All photos courtesy of Kristian Skeie with copyright.
Bihać is a city of 56,000 on the Una River in western Bosnia. At its center stands a 13th-century church that was converted into a mosque after the Ottomans captured the city in 1592 and hastily replaced the bell tower with a minaret. A pedestrian mall leads down from the mosque, lined with cafes and restaurants, and when the weather is mild the outdoor tables are filled with locals drinking strong coffee, smoking, arguing, and surreptitiously offering the stray dogs that pass by scraps from their plates.
Though, like the rest of Bosnia, Bihać suffers from high unemployment, a stagnant economy, and depopulation, it is a city blessed with natural beauty, sun-dappled in the summer and snow-covered in the winter. It is a most unlikely setting for a humanitarian crisis, but the vagaries of geography and international politics have put Bihać, which is less than ten miles from the Croatian border, at the center of a debate over human rights and migration.
This article and accompanying photographs are part of an ongoing project from the field on refugees and migrants by American journalist Matthew Algeo and Norwegian photographer Kristian Skeie. Global Insights Magazine and its non-profit partner Global Geneva Group seek to profile such initiatives of quality journalism in the public interest. If you like what we do, please SUPPORT us.
Thousands of migrants from Central Asia and North Africa have come to western Bosnia over the past three years, hoping to cross the border into Croatia and enter the European Union. But Croatia has closed its border to them, so they’re stuck. The International Organization for Migration has opened several camps in the region, but they can accommodate only a fraction of the migrants.
Croatia: The EU’s bouncer
So, not far from the mosque and the cafes and restaurants in the center of Bihać, hundreds of people, mostly young men from South Asia, are living in abandoned buildings, illegal residents of Bosnia who are unable to cross the E.U. Curtain. In a series of visits to Bihać from summer 2020 to summer 2021, my colleague Kristian Skeie and I met with dozens of migrants, each of whom told a unique story and the same story all at once: the stories of their arduous journeys from Afghanistan, Bangladesh, Pakistan, or Iran always differed in the particulars — the exact route, the means of travel, the inconveniences and indignities — but always ended the same way. When they tried to cross into Croatia they were turned back without a hearing or an opportunity to apply for residency or asylum, coldly and often violently.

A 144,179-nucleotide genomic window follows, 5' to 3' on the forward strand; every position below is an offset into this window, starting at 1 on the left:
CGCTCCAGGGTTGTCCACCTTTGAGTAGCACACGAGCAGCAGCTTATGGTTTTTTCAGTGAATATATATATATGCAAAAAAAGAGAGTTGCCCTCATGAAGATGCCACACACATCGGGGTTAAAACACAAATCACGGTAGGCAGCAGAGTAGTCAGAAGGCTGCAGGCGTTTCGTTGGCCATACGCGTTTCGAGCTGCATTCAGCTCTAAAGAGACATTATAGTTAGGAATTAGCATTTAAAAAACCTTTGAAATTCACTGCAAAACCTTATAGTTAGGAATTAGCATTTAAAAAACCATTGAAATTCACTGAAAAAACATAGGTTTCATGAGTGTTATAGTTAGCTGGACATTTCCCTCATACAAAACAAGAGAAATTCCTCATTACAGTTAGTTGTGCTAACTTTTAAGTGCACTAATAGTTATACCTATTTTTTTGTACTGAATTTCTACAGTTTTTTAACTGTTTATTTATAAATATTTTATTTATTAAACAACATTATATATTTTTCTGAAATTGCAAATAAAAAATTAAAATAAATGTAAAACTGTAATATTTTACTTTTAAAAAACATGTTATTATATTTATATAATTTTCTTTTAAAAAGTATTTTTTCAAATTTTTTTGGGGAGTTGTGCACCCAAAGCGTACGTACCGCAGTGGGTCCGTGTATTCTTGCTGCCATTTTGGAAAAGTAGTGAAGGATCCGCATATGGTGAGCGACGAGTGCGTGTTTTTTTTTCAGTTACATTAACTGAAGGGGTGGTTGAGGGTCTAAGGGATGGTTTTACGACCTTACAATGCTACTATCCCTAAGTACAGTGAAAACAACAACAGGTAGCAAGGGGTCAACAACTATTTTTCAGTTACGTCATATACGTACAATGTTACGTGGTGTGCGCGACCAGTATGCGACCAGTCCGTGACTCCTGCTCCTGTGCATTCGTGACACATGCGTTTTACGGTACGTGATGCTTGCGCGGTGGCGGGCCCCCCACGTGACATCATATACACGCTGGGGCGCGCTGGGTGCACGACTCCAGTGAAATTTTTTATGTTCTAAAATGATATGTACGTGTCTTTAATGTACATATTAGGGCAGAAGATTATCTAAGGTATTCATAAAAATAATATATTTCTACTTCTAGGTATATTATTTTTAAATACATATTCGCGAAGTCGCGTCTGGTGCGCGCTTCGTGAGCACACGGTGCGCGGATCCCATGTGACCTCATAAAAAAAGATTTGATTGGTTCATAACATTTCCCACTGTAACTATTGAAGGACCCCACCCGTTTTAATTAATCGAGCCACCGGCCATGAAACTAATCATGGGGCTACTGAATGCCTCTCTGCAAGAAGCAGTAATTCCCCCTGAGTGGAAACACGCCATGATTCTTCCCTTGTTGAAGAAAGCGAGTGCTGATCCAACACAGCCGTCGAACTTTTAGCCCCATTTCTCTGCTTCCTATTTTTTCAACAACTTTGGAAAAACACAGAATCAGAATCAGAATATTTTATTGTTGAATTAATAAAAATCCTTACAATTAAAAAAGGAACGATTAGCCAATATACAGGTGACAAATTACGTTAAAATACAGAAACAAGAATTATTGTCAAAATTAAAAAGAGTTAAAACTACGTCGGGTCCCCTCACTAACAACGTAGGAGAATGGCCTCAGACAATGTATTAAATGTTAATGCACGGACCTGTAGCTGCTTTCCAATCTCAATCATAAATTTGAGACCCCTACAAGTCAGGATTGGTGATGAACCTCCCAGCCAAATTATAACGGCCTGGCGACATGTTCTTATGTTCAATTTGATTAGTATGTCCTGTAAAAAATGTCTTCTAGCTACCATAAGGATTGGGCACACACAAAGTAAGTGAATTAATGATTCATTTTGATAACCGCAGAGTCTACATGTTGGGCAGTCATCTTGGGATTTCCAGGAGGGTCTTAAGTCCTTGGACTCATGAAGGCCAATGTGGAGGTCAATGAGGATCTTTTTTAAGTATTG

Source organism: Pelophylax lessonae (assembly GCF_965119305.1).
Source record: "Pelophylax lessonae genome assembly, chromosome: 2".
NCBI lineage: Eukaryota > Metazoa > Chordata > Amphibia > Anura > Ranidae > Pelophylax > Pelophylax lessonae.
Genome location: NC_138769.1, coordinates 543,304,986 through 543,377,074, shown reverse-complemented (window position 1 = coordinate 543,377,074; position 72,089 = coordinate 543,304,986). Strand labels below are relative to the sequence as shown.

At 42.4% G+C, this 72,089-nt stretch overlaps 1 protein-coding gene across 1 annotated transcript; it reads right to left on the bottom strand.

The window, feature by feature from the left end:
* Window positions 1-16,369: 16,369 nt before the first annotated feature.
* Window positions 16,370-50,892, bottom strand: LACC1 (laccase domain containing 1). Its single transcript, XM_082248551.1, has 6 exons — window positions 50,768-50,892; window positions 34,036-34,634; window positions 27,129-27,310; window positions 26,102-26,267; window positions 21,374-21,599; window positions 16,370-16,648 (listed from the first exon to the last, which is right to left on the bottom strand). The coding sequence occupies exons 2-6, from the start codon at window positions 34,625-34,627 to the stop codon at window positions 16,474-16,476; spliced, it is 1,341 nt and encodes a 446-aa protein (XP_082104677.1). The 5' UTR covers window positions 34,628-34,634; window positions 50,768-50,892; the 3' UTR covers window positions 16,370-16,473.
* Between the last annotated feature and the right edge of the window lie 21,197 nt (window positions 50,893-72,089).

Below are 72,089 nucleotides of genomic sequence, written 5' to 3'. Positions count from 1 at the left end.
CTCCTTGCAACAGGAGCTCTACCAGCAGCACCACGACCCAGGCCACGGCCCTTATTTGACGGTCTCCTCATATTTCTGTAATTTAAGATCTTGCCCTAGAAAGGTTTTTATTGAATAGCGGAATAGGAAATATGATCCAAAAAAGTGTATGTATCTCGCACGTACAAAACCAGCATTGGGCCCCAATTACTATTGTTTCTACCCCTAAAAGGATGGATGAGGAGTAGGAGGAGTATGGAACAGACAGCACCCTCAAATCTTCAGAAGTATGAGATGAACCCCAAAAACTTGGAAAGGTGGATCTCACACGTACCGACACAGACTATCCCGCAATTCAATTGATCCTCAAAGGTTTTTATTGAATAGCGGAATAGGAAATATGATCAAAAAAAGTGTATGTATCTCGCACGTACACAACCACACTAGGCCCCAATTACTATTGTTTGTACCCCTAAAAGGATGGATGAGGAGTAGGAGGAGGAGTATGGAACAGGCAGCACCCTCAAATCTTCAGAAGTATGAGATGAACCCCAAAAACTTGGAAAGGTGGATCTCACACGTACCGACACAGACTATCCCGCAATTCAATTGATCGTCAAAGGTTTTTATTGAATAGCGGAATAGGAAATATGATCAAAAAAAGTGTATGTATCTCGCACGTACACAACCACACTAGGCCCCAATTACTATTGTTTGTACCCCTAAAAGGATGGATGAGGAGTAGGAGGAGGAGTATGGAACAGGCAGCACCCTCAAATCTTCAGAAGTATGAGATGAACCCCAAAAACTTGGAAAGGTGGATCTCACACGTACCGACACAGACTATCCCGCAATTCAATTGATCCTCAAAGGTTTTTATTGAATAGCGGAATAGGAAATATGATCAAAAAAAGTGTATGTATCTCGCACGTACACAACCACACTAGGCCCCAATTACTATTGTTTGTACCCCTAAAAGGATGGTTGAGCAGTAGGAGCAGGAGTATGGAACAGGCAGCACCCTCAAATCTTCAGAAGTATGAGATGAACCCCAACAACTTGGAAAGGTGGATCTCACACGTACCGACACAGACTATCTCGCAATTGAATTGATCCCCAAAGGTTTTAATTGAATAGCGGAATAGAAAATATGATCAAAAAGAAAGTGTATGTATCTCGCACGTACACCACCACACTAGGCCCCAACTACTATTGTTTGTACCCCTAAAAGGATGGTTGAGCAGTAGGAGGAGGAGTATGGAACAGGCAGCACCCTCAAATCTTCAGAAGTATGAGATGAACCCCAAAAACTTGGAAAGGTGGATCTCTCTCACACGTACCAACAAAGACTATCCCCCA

“Croatia is the EU’s bouncer,” a western diplomat in Sarajevo told me. “Their job is to keep them” — the migrants — “out.” If that’s the case, Croatia is carrying out its mandate with brutal efficiency. The Border Violence Monitoring Network has documented hundreds of cases of migrants who were beaten and robbed by Croatian authorities before being dumped back into Bosnia.
Kristian and I found more than 500 teenage boys and young men from Afghanistan, Bangladesh, and Pakistan squatting in an abandoned refrigerator factory in Bihać. Their days are marked by long periods of boredom interspersed with moments of sheer panic and fear. Much of the time is spent playing an improvised game of cricket by throwing rocks at an empty plastic water bottle. But, occasionally, teams of Bosnian police will raid the factory, forcing its denizens to flee into the woods and burning the belongings they left behind. Since they are in Bosnia illegally, the migrants were reluctant to give us their full names.
One, who identified himself only as Amir, said he walked to Bosnia from his home in Pakistan, crossing Iran, Turkey, Greece, North Macedonia, and Serbia — a journey of some 4,000 miles that took nearly a year. “Everyone here want to make a better future in Europe,” Amir said. “And everyone knows the European Union makes — gives everyone — good jobs, good jobs and good camps, and give us some chances to make our future better.”
Going on the game
Migrants call their attempts to cross the border into Croatia “going on the game.” A hundred or more form a group and go over the mountains or ford the river at night. One or two might make it all the way through Croatia to Slovenia, and then into Western Europe. That’s winning the game. The rest will be caught by Croatian police and forcibly returned to Bosnia. That’s losing the game. Amir told us he’d lost the game four times, and was in no hurry to try again.